Do what thou wilt shall be the whole of the Law.
This is the dry season where I live, and the fires have started. Right now, the Mexican state of Morelos has an estimated 50 blazes, large and small, on its numerous hilltops and forested areas. Yesterday, I walked up close to one, to witness the drama of the process, and last evening watched the flames from another one on a cliff-top about a half-mile from my porch. This morning, the smoke is still rising there in thick plumes, even if the village itself seems safe for now.
Last year, the blazes became so numerous around us that people with breathing problems had to move out, and others with homes on the fringe of the community were considering evacuating. All construction and farm work stopped as the younger (and not so young) men went up in the hills to clear underbrush and beat out the flames. Eventually, two helicopters were required to water-bomb the fires to eliminate them.
Fire is both primal and complex, in its character and its effects. Here, provided the springtime winds don’t fan it to dangerously vigorous levels (as I saw happening yesterday), it clears out underbrush and provides a layer of ash that fertilises the soil. I thought last year’s scars would persist, but with the summer rains, new vegetation obliterated them in weeks. So, the fire is renewing as well as destructive. Its savage aesthetics are hypnotic, as well as saddening. This one set me reflecting on the topic of joy and suffering.
When Crowley received The Book of the Law, he was upset, almost outraged, at the verse (II, 9), “Remember all ye that existence is pure joy; that all sorrows are but as the shadows; they pass & are done; but there is that which remains.” As an avowed Buddhist (albeit one who had just been dabbling in Sufism), he believed in sorrow as a secure baseline in spiritual studies. Dukkha, sorrow felt in all aspects of life, is a core notion in Buddhism, especially Theravada Buddhism, which was almost the only flavour available to an Englishman in Crowley’s day.
My reaction to the fire at this moment today is regret, as I look at a blackened hillside and bushes that might have become trees turned into charred remnants. In Qabalistic terms (see the recent post, Aeons and Souls), this is the Ruach in action, with its sense of being a separate self, confronting the vital world of the Nephesh, and feeling a loss. On a subtler level, there’s also the impermanence (Anicca) of the beauty of the smoke and the flames, which form exciting or fascinating patterns that are soon gone. There’s also the uncertainty factor: will this get out of control if the wind blows up?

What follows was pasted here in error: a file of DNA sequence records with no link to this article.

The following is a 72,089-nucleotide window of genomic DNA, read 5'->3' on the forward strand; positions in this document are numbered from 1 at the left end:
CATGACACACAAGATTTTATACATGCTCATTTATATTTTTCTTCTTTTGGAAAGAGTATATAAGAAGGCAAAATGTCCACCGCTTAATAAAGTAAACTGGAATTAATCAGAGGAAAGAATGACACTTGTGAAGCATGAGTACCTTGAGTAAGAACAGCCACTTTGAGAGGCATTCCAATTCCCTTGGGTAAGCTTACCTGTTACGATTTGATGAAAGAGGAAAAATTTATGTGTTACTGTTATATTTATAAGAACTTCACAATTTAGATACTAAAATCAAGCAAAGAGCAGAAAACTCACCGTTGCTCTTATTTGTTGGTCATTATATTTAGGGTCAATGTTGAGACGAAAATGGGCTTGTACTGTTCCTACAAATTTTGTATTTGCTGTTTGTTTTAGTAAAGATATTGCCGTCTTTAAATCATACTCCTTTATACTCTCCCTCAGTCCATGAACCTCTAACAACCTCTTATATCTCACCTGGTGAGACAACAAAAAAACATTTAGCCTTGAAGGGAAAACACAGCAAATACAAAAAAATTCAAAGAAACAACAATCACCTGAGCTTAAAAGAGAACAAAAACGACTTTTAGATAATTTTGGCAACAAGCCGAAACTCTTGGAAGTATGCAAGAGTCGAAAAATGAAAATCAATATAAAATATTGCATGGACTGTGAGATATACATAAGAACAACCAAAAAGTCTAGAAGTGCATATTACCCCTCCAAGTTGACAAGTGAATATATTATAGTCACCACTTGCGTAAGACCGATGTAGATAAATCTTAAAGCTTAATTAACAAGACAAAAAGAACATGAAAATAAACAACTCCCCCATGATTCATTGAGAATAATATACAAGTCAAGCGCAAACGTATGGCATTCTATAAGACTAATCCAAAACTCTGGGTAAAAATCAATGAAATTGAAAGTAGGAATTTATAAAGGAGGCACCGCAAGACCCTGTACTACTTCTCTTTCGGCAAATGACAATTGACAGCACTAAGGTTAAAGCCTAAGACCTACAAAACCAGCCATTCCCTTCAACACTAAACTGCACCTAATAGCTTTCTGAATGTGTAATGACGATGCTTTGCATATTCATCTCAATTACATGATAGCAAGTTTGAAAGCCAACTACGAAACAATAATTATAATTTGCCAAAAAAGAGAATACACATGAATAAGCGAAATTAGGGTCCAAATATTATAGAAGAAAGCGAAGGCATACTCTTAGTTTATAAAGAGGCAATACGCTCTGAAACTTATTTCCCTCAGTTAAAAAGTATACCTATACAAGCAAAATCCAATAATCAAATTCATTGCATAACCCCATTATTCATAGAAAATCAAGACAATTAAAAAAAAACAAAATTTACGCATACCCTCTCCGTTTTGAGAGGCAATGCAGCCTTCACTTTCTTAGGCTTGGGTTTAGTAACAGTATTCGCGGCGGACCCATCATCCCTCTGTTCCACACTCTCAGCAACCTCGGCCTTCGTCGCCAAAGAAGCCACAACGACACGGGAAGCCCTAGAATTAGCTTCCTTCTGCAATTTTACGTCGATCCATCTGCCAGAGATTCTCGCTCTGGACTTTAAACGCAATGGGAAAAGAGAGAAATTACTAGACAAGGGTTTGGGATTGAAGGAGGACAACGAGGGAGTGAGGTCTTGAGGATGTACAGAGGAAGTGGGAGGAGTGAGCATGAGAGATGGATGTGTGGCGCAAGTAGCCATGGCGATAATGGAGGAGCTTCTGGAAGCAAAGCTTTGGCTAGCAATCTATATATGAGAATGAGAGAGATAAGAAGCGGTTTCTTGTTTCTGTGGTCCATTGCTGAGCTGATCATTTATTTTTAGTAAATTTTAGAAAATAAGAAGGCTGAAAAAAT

Beyond this, there is a much less easily defined sense of the continuum. The Universe keeps on manifesting things – it has never been in a pure, steady state. Our own planet continues to produce new species of life, as it has done for billions of years. People keep on producing new permutations of old ideas and designs, or broadening our understanding of psychology, of human rights, or the interface between consciousness and the central nervous system.
It isn’t the newness that’s necessarily the source of the joy the Book mentions, though that can well be the case. But underlying and interpenetrating all that’s happening, including the passing shadows, is an irreducible level or plenum or void from which all things arise. This is the Neshamic level of appreciation. It seems the same as the animal appreciation of Nephesh, but it includes both that and Ruach, while being beyond them.
The point here, it seems, is not that the Buddhist perspective is wrong, but that our Book is urging us on to the next stage. Ruach-based perspectives are yielding, little by little, to broader ones. Thus, the regret that produces the perception of Dukkha, while still occurring (the ‘shadows’ still come and pass), is no longer going to be so important. The shift, the tilt, is towards an appreciation of Nuit, the All, away from the deep-rooted sense of individual self as the lynchpin of reality. There is that which remains.
Something like this was always the fruit of the attainment of Buddhism – or of profound Christian Grace. But, like the wildfire up on the cliff, creeping slowly in the morning sun, it is slowly spreading through a broad swathe of human comprehension. We can’t ignore that the experience is not a comfortable one, as a glance around the wider world will show us. But it’s happening.
Love is the law, love under will.